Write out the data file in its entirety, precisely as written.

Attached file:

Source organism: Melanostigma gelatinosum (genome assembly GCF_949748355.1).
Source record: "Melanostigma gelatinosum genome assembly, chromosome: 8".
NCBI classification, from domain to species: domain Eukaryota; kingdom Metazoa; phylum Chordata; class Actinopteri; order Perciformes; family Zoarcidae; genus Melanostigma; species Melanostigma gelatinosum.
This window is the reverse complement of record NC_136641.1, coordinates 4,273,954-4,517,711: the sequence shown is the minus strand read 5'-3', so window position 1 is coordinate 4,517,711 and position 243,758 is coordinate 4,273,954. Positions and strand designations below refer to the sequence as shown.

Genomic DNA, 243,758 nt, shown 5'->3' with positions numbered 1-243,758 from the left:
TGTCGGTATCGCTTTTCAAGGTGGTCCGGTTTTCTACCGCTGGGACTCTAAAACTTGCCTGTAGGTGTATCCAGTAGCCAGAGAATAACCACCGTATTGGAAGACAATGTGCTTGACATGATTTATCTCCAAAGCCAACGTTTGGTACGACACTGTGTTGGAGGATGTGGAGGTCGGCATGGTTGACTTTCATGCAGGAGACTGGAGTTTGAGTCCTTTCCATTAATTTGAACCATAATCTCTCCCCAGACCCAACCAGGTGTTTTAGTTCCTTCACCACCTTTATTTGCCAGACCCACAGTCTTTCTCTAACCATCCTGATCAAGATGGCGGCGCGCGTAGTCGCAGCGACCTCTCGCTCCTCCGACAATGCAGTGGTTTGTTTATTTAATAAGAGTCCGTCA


Source organism: Melanostigma gelatinosum (genome assembly GCF_949748355.1).
Source record: "Melanostigma gelatinosum genome assembly, chromosome: 8".
NCBI classification, from domain to species: domain Eukaryota; kingdom Metazoa; phylum Chordata; class Actinopteri; order Perciformes; family Zoarcidae; genus Melanostigma; species Melanostigma gelatinosum.
This window is the reverse complement of record NC_136641.1, coordinates 4,273,954-4,517,711: the sequence shown is the minus strand read 5'-3', so window position 1 is coordinate 4,517,711 and position 243,758 is coordinate 4,273,954. Positions and strand designations below refer to the sequence as shown.

Genomic DNA, 243,758 nt, shown 5'->3' with positions numbered 1-243,758 from the left:
TGTCGGTATCGCTTTTCAAGGTGGTCCGGTTTTCTACCGCTGGGACTCTAAAACTTGCCTGTAGGTGTATCCAGTAGCCAGAGAATAACCACCGTATTGGAAGACAATGTGCTTGACATGATTTATCTCCAAAGCCAACGTTTGGTACGACACTGTGTTGGAGGATGTGGAGGTCGGCATGGTTGACTTTCATGCAGGAGACTGGAGTTTGAGTCCTTTCCATTAATTTGAACCATAATCTCTCCCCAGACCCAACCAGGTGTTTTAGTTCCTTCACCACCTTTATTTGCCAGACCCACAGTCTTTCTCTAACCATCCTGATCAAGATGGCGGCGCGCGTAGTCGCAGCGACCTCTCGCTCCTCCGACAATGCAGTGGTTTGTTTATTTAATAAGAGTCCGTCA